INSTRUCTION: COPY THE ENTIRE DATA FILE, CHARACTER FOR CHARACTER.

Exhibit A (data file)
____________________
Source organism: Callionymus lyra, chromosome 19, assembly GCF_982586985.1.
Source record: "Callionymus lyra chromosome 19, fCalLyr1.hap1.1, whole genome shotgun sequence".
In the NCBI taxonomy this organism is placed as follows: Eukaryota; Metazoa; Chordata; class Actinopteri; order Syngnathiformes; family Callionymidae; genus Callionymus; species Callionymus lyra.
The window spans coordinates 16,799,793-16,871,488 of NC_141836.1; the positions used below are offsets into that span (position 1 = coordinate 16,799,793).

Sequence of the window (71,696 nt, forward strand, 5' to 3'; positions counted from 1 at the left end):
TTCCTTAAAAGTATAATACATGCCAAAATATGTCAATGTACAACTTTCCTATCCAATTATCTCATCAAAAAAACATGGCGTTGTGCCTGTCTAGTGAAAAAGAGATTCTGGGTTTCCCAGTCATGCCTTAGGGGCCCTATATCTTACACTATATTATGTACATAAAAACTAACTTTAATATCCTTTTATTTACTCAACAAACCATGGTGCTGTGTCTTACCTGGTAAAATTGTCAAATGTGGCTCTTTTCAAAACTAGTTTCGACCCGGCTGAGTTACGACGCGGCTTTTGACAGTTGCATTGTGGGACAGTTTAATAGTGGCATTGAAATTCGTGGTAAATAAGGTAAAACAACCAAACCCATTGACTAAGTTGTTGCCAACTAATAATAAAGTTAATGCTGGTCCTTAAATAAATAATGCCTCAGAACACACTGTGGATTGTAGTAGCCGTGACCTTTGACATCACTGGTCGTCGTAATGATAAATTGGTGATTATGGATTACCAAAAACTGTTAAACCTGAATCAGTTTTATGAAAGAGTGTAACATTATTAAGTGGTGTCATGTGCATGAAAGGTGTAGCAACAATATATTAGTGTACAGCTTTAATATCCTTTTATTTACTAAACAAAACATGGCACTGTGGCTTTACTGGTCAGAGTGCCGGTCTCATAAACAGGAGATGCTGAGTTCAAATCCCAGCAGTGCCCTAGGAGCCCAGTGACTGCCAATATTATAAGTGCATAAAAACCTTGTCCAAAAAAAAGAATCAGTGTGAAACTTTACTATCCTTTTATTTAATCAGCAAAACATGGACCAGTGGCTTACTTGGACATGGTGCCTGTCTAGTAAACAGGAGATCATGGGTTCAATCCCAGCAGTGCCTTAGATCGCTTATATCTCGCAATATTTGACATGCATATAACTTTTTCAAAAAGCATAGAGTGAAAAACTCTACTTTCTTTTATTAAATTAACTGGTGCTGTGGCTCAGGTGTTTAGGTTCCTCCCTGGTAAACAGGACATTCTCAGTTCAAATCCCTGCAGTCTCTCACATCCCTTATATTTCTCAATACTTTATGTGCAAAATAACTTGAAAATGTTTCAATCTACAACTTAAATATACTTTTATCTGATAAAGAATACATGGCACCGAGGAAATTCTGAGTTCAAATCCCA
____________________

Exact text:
Source organism: Callionymus lyra, chromosome 19, assembly GCF_982586985.1.
Source record: "Callionymus lyra chromosome 19, fCalLyr1.hap1.1, whole genome shotgun sequence".
In the NCBI taxonomy this organism is placed as follows: Eukaryota; Metazoa; Chordata; class Actinopteri; order Syngnathiformes; family Callionymidae; genus Callionymus; species Callionymus lyra.
The window spans coordinates 16,799,793-16,871,488 of NC_141836.1; the positions used below are offsets into that span (position 1 = coordinate 16,799,793).

Sequence of the window (71,696 nt, forward strand, 5' to 3'; positions counted from 1 at the left end):
TTCCTTAAAAGTATAATACATGCCAAAATATGTCAATGTACAACTTTCCTATCCAATTATCTCATCAAAAAAACATGGCGTTGTGCCTGTCTAGTGAAAAAGAGATTCTGGGTTTCCCAGTCATGCCTTAGGGGCCCTATATCTTACACTATATTATGTACATAAAAACTAACTTTAATATCCTTTTATTTACTCAACAAACCATGGTGCTGTGTCTTACCTGGTAAAATTGTCAAATGTGGCTCTTTTCAAAACTAGTTTCGACCCGGCTGAGTTACGACGCGGCTTTTGACAGTTGCATTGTGGGACAGTTTAATAGTGGCATTGAAATTCGTGGTAAATAAGGTAAAACAACCAAACCCATTGACTAAGTTGTTGCCAACTAATAATAAAGTTAATGCTGGTCCTTAAATAAATAATGCCTCAGAACACACTGTGGATTGTAGTAGCCGTGACCTTTGACATCACTGGTCGTCGTAATGATAAATTGGTGATTATGGATTACCAAAAACTGTTAAACCTGAATCAGTTTTATGAAAGAGTGTAACATTATTAAGTGGTGTCATGTGCATGAAAGGTGTAGCAACAATATATTAGTGTACAGCTTTAATATCCTTTTATTTACTAAACAAAACATGGCACTGTGGCTTTACTGGTCAGAGTGCCGGTCTCATAAACAGGAGATGCTGAGTTCAAATCCCAGCAGTGCCCTAGGAGCCCAGTGACTGCCAATATTATAAGTGCATAAAAACCTTGTCCAAAAAAAAGAATCAGTGTGAAACTTTACTATCCTTTTATTTAATCAGCAAAACATGGACCAGTGGCTTACTTGGACATGGTGCCTGTCTAGTAAACAGGAGATCATGGGTTCAATCCCAGCAGTGCCTTAGATCGCTTATATCTCGCAATATTTGACATGCATATAACTTTTTCAAAAAGCATAGAGTGAAAAACTCTACTTTCTTTTATTAAATTAACTGGTGCTGTGGCTCAGGTGTTTAGGTTCCTCCCTGGTAAACAGGACATTCTCAGTTCAAATCCCTGCAGTCTCTCACATCCCTTATATTTCTCAATACTTTATGTGCAAAATAACTTGAAAATGTTTCAATCTACAACTTAAATATACTTTTATCTGATAAAGAATACATGGCACCGAGGAAATTCTGAGTTCAAATCCCA